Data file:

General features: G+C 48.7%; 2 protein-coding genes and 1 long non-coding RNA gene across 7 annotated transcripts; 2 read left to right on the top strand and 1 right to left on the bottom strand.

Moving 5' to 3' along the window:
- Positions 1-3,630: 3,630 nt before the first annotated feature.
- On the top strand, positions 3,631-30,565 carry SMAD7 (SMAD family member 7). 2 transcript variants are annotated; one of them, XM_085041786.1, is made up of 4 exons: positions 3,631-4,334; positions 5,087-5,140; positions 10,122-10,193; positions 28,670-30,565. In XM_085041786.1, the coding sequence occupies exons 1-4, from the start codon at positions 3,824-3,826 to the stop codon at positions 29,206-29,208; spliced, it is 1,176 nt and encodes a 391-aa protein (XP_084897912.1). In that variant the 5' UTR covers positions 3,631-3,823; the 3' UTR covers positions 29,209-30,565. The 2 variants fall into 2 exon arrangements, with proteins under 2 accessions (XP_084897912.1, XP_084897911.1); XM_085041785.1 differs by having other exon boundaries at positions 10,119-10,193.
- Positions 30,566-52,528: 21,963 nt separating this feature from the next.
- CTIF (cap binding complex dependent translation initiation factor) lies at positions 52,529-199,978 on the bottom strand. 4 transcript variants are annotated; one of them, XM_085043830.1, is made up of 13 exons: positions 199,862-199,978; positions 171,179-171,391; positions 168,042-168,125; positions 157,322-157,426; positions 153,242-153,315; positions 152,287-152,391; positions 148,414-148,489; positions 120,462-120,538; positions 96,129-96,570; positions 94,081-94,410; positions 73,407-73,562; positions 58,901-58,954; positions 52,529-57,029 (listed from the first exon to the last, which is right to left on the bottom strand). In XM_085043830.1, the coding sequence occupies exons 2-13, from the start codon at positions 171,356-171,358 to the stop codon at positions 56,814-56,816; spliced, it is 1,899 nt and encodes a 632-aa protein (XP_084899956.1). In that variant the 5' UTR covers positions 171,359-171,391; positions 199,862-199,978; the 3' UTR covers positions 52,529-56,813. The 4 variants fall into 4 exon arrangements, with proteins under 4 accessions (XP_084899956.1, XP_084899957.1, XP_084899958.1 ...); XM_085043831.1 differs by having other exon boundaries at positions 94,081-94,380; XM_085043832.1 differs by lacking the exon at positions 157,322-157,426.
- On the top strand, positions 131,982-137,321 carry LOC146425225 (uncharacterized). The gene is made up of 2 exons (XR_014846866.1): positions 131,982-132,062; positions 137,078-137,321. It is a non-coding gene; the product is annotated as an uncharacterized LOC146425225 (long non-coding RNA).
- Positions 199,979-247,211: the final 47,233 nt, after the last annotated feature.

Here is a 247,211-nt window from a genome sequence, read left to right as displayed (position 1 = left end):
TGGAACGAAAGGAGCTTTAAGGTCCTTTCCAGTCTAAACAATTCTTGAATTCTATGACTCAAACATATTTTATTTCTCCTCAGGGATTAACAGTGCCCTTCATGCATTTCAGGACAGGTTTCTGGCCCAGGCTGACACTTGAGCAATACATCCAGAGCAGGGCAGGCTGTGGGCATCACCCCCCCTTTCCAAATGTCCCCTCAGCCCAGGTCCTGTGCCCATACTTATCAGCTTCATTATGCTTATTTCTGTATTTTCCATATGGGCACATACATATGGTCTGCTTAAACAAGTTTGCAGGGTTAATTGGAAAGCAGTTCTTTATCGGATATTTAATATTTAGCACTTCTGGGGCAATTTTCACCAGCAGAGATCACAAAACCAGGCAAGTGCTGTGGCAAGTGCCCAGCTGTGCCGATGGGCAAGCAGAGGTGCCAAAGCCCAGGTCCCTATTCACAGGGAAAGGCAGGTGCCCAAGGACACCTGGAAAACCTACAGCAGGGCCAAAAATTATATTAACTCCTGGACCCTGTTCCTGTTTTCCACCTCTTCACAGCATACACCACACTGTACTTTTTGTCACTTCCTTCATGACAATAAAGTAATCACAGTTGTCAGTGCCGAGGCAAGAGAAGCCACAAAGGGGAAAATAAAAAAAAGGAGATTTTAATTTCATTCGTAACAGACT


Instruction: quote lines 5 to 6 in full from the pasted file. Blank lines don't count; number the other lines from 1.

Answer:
- Positions 30,566-52,528: 21,963 nt separating this feature from the next.
- CTIF (cap binding complex dependent translation initiation factor) lies at positions 52,529-199,978 on the bottom strand. 4 transcript variants are annotated; one of them, XM_085043830.1, is made up of 13 exons: positions 199,862-199,978; positions 171,179-171,391; positions 168,042-168,125; positions 157,322-157,426; positions 153,242-153,315; positions 152,287-152,391; positions 148,414-148,489; positions 120,462-120,538; positions 96,129-96,570; positions 94,081-94,410; positions 73,407-73,562; positions 58,901-58,954; positions 52,529-57,029 (listed from the first exon to the last, which is right to left on the bottom strand). In XM_085043830.1, the coding sequence occupies exons 2-13, from the start codon at positions 171,356-171,358 to the stop codon at positions 56,814-56,816; spliced, it is 1,899 nt and encodes a 632-aa protein (XP_084899956.1). In that variant the 5' UTR covers positions 171,359-171,391; positions 199,862-199,978; the 3' UTR covers positions 52,529-56,813. The 4 variants fall into 4 exon arrangements, with proteins under 4 accessions (XP_084899956.1, XP_084899957.1, XP_084899958.1 ...); XM_085043831.1 differs by having other exon boundaries at positions 94,081-94,380; XM_085043832.1 differs by lacking the exon at positions 157,322-157,426.